Friday, March 18, 2011

Patient #110318: Erin Cole

I first encountered Erin Cole during the first year of her exquisite Halloween festival of fear, "13 Days of Horror" at her blog, "Erin Cole Writes".  I've become a huge fan of her writing since then, and during this past Halloween, was luckily chosen to take part in the 2nd annual "13 Days" contest.

(As you can probably tell, I've mercilessly borrowed the format of this week's event from her - so due thanks are owed.)

Erin has a knack of getting the reader right where she wants them, with meticulously chosen words and imagery. She then delights in pulling the rug out with wicked, malicious glee.

Here, with pleasure, is Erin's story, "Still Alive."


Still Alive
Erin Cole
[United States of America Presidential News Conference; May 10th, 2022]
Our nation is under attack.  But do not doubt, for a second, that we will prevail.  America is one of the greatest countries and we will persevere through this difficult time—today, tomorrow, and in our children’s future.

* * *

The sun faded into a black and green curtain of light from a debris-filled cloud.  Her memory flashed—an explosion—the punch of thunder—shards of glass and metal lacerating her chest and limbs.
Smoke burned air from her lungs (though others could still scream) and something else in the dust stung, like the sharp acidity of chemicals.

Leona gasped.  Awake.  Her eyes blinked open to a dim space.  The smell reminded her of a hospital, astringent with medicine and cleaning solutions, but the room stretched long and narrow, with grooved aluminum walls suggestive of some type of disaster relief shelter.  A circle of spotlights shined above her, blinding, but warm.
 Whatever had happened, she was still alive.

Without access to memories, Leona didn’t know who she was or much of anything else, just an awareness of the present filled with uncertainty—the fear of what doctors would tell her about the extent of her injuries.  From what she could remember, it couldn’t be good.

[Two men were talking]

What are the commonalities among them?

Most share your typical impact injuries: severed subclavian arteries, radial fractures, and chemical burns over most…

What?  Leona thought, panic-stricken.  She’d been burned?  She tried to imagine how she must look, the hideousness of her face and body, but it was too much for her to take in, and she focused on her immediate surroundings.

[A news station broadcasted]

Are you saying these are terrorist cells were dealing with, Nancy?

Yes, Jim.  That’s what the FBI is telling us.  So far, they believe that this was a biological attack—a new strain of anthrax laced with a synthetic spore.

A synthetic spore?

That’s right.  But the physicians at Emanuel Institute won’t say anything else until more tests are concluded.

Dread sunk into Leona’s gut, thick as oil.  Charged with fear, she needed to get up, walk around, eat something—pretend that things were normal again.  Her stomach growled with an appetite ferocious enough to be its own separate entity that wanted to climb from her jaws.  She tried moving her limbs, suddenly fearing that she might not have all of them.  Her legs jerked and her arms flinched under a crisp sheet.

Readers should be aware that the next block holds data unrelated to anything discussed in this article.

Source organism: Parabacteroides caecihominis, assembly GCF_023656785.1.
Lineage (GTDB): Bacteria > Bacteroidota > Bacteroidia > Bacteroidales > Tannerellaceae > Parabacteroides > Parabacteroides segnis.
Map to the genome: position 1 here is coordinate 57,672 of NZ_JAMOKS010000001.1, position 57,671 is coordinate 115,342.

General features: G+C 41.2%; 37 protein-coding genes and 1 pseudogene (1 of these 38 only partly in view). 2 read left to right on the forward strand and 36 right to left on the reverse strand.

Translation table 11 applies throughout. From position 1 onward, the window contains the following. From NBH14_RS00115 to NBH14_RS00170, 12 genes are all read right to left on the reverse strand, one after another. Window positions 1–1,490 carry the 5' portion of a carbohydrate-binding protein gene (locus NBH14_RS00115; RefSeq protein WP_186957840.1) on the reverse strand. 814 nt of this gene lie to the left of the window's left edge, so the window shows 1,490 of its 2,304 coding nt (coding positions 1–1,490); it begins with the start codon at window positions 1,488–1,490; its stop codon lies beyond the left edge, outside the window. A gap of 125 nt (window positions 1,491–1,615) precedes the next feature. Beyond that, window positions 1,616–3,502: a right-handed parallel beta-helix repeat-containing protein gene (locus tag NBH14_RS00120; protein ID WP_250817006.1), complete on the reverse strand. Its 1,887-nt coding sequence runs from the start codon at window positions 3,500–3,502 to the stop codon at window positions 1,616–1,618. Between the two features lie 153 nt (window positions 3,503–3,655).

She, at least, still had those.

“What the hell?”  One of the doctors said.  Pitch shook in his voice—something was wrong.

Leona sat up, but with difficulty.  The sensation that her head was larger than usual pained her neck.  The room swayed.  She fell back onto a bed, colder than a mountain river.

One of the doctors leaned over the foot of her bed, starring Leona into stillness.  His eyes resembled those on fish, all round and big like.  His mouth fell agape.  He was trying to scream.  When he finally found his voice, it came out shrill and pain-ridden, and he tripped over a tray dangling with bags of yellow and clear liquids.

He crashed to the floor, whimpering like a kicked dog.

Leona rolled her head sideways.  The other doctor, staring at her in the same way, grabbed the fallen doctor’s arm, and pulled him to the wall where they both shouted into a speaker next to the door.  Dear Lord, Leona thought.  I look worse than I can possibly imagine.

She slid her eyes downward and lifted the sheet.  Terror stormed through her.  The kind of terror when your child runs into the house with blood spilling from somewhere on his face; terror like the laws of nature have fractured and the gates of hell have opened.  Her body had been severely cut up.  No.  Not cut up.  Sliced apart, into two gory sections of flesh and muscle.  One long line that started below her naval ripped up the charred flesh of her torso to where she could see the curvature of rib bone beneath.

How can this be?  She questioned.  How could she still be alive?  Or even conscious?

[A lab technician beeped through the intercom] 

Dr. Gerald, it looks like we’re dealing with a more serious strain of anthrax than we originally hypothesized, one that sustains metabolic processes and prevents organic decomposition through bacteria eating sporophytes.  What this means is that the injured might not die, no matter the extent of their injuries.  I advise everyone to evacuate, this strain is highly contag…

The doctors, with mannerisms of wild chimpanzees, neglected to hear the voice from the intercom speaker over their yelling and banging on the door.

Leona sat up again.  Blood-covered organs glistened and slopped from her gut.  She pushed her hand (good Lord, she had only two fingers!) against her gut to hold them in place, but at the touch of warm, squishy tissue, the sweet, coppery smell of blood, her hunger overrode reason.  Leona took a bite of her own liver.  Madness—hot, black tar—spilled into her thoughts.

What is wrong with me?  She pleaded, before taking another bite.  She couldn’t help it.  It was one the best things she could ever remember eating.  And she couldn’t stop.  Didn’t want to.  Leona yelled for the doctors.  “Doctors?  Please, help me! Please!”

She couldn’t tell if she was actually talking, but the doctors wouldn’t hear her anyway.  They had already opened the door and were scrambling from the facility, moving their arms and legs faster than they could effectively function.  Leona wanted to do the same.  How could they leave her?  Like this?—Eating her own body parts.  “Please, somebody, help me.”

Emotions, as feral as primitive reptiles, stirred her with strength and determination.  She crawled off the cold bed.  One foot gave way under her weight and twisted sideways.  Oddly, it didn’t hurt.  She tried to look up, grappling to lift her head.  It fell to the side, but she could lift it enough to look in the mirror, as much as she didn’t want to.  She had to look at herself, like gawking at a car accident or descending into a blackened basement.  You don’t want to do it, but you do anyway—darkness has a place in every mind and it must be replenished.

Leona hobbled over to the mirror.  Though pain should have immobilized her, it was tolerable—actually, it felt good.  When she steered her eyes up and saw the grotesqueness of her own body, she froze, unable to recognize herself.  But…but…No.  Don’t say it!  She screamed at her thoughts.  Because her ruined body looked gorgeous, with all the cuts, burns, and broken bones.  The severity of her wounds gladdened her.